The Polycystic Ovary Syndrome (PCO)

PCO is the most common hormonal disorder in women. The syndrome does not manifest itself in equal strength and with same symptoms in all cases.

What are the symptoms of PCO?

Elevated levels of male sex hormones (e.g. testosterone) lead to:

  • Acne
  • Hair loss
  • Thin hairs
  • Widow's peak resp. high male hairline at the forehead
  • Head skin visible under the hairs
  • Facial hair around the upper lip and the cheeks
  • Noticeable hairs of the inner thighs and the lower abdomen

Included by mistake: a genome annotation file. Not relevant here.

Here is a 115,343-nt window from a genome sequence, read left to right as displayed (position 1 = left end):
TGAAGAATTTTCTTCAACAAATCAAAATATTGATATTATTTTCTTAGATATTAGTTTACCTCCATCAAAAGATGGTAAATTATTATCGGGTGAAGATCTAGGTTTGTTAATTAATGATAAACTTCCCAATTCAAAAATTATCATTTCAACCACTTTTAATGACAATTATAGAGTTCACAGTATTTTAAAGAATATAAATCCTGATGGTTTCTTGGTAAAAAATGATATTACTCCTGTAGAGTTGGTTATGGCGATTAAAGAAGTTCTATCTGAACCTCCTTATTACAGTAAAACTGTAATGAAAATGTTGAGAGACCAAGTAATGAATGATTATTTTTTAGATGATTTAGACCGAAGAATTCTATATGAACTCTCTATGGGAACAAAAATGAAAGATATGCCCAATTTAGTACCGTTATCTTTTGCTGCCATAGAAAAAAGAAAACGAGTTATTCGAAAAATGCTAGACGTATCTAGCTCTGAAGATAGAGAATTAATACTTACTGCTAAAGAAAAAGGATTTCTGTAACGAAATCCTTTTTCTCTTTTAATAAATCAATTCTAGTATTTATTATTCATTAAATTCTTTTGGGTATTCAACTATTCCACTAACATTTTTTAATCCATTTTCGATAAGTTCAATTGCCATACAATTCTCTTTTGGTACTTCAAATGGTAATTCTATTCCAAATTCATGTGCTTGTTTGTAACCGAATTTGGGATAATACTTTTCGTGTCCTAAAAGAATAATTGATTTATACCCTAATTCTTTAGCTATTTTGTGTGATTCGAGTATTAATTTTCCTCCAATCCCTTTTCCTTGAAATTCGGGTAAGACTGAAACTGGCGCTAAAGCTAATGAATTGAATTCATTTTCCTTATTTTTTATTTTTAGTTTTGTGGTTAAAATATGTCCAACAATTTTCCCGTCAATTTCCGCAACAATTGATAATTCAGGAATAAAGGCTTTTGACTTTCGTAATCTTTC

• Weight problems, overweight, ravenous appetite attacks
  • Problems with the monthly cycle: usually an irregular menstruation occurs after 2-3 months
  • The ultrasonic picture of the ovaries is conspicuous: they are enlarged and numerous small follicles, resp. "cysts" are found "like beads on a string" on the surface. Hence the description poly (=many) cystic (=sacs) ovaries
  • Inability to conceive
  • Striking hormone levels: during the menstruation, the LH (luteinizing hormone) is pronouncedly higher than the FSH (follicle stimulating hormone), e.g. LH 12.5 units and FSH 5.2 units.

Go to treatment of PCO

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